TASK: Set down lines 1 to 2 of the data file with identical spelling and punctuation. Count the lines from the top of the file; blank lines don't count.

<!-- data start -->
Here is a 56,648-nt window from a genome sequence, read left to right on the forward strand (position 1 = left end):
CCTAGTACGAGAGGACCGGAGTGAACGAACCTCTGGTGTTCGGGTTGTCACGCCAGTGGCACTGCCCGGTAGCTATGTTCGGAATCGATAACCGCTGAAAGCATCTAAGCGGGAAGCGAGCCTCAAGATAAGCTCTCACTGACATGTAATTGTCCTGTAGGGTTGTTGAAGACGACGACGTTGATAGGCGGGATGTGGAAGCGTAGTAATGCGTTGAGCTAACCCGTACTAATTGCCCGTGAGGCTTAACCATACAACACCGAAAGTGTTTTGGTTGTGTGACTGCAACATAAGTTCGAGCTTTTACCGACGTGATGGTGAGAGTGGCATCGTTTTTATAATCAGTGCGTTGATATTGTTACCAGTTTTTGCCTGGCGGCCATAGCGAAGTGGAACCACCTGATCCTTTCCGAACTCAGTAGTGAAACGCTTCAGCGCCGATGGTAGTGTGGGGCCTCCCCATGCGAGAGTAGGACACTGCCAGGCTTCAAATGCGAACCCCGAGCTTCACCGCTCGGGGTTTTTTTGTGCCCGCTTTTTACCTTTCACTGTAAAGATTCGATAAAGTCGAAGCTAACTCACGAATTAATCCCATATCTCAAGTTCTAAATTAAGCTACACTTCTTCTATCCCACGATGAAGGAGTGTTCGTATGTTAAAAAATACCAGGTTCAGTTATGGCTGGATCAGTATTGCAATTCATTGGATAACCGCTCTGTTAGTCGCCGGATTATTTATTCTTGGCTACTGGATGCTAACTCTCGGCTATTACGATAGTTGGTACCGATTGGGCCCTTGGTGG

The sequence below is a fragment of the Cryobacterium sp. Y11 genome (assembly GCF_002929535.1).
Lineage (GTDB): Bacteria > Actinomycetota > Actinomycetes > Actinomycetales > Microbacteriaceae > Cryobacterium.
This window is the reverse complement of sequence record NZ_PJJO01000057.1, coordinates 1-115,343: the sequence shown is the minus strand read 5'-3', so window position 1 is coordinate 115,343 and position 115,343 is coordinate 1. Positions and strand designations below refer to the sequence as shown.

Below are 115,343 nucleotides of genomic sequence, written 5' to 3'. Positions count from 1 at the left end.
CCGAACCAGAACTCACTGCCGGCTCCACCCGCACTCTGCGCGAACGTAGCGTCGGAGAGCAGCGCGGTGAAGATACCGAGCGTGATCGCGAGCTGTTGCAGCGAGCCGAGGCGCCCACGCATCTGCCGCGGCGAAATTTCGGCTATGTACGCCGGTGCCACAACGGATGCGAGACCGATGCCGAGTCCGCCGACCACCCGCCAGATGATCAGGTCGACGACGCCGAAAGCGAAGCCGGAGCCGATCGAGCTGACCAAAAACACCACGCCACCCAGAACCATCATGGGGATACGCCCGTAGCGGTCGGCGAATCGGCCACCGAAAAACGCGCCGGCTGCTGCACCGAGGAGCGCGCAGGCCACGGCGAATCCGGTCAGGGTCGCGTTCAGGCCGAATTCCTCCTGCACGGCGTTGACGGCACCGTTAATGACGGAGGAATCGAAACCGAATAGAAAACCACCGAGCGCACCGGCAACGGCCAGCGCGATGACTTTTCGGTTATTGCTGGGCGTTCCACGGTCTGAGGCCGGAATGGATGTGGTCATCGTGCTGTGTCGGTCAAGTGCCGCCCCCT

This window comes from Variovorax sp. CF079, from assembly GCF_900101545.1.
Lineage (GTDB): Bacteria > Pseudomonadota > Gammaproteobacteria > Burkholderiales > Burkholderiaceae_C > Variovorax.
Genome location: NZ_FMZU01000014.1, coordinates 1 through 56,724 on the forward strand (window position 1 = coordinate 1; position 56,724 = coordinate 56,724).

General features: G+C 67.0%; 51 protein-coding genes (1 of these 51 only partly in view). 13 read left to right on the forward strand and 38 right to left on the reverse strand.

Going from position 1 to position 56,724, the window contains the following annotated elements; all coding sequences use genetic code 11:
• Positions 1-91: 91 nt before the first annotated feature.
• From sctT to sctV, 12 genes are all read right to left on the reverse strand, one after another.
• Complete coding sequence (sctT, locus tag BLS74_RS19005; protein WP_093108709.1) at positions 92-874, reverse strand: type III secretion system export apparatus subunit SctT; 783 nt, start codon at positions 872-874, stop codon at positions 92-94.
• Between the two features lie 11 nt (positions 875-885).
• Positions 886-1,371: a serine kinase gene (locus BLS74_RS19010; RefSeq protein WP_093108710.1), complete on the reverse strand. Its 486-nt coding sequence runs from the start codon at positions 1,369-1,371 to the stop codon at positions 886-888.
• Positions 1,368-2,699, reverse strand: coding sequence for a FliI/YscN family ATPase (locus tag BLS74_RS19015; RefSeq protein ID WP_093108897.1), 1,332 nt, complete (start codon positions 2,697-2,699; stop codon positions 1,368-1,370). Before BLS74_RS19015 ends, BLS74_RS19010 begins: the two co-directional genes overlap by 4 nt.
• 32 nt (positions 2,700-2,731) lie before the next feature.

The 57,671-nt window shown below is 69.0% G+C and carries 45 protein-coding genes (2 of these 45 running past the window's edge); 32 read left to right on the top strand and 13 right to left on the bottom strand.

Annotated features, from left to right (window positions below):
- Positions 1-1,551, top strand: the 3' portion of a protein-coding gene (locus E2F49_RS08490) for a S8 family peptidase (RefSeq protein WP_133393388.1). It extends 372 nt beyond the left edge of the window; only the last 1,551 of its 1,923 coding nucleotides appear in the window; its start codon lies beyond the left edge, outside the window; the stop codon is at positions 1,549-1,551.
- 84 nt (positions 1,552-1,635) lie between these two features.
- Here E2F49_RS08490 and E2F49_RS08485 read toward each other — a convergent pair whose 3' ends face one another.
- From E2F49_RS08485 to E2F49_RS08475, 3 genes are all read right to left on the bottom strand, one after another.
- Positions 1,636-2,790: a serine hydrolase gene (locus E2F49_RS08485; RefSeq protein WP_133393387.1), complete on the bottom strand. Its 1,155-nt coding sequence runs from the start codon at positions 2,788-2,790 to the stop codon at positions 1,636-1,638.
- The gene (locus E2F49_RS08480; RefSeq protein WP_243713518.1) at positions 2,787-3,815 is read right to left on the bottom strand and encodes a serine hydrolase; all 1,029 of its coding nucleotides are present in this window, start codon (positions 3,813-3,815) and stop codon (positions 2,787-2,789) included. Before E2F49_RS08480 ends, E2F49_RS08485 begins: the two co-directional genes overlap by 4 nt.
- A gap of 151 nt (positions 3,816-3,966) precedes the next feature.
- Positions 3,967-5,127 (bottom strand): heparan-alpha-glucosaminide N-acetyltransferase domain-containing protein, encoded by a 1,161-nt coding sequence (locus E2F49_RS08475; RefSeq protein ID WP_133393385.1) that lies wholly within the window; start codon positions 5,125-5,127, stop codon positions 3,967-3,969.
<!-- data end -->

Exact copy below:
Here is a 56,648-nt window from a genome sequence, read left to right on the forward strand (position 1 = left end):
CCTAGTACGAGAGGACCGGAGTGAACGAACCTCTGGTGTTCGGGTTGTCACGCCAGTGGCACTGCCCGGTAGCTATGTTCGGAATCGATAACCGCTGAAAGCATCTAAGCGGGAAGCGAGCCTCAAGATAAGCTCTCACTGACATGTAATTGTCCTGTAGGGTTGTTGAAGACGACGACGTTGATAGGCGGGATGTGGAAGCGTAGTAATGCGTTGAGCTAACCCGTACTAATTGCCCGTGAGGCTTAACCATACAACACCGAAAGTGTTTTGGTTGTGTGACTGCAACATAAGTTCGAGCTTTTACCGACGTGATGGTGAGAGTGGCATCGTTTTTATAATCAGTGCGTTGATATTGTTACCAGTTTTTGCCTGGCGGCCATAGCGAAGTGGAACCACCTGATCCTTTCCGAACTCAGTAGTGAAACGCTTCAGCGCCGATGGTAGTGTGGGGCCTCCCCATGCGAGAGTAGGACACTGCCAGGCTTCAAATGCGAACCCCGAGCTTCACCGCTCGGGGTTTTTTTGTGCCCGCTTTTTACCTTTCACTGTAAAGATTCGATAAAGTCGAAGCTAACTCACGAATTAATCCCATATCTCAAGTTCTAAATTAAGCTACACTTCTTCTATCCCACGATGAAGGAGTGTTCGTATGTTAAAAAATACCAGGTTCAGTTATGGCTGGATCAGTATTGCAATTCATTGGATAACCGCTCTGTTAGTCGCCGGATTATTTATTCTTGGCTACTGGATGCTAACTCTCGGCTATTACGATAGTTGGTACCGATTGGGCCCTTGGTGG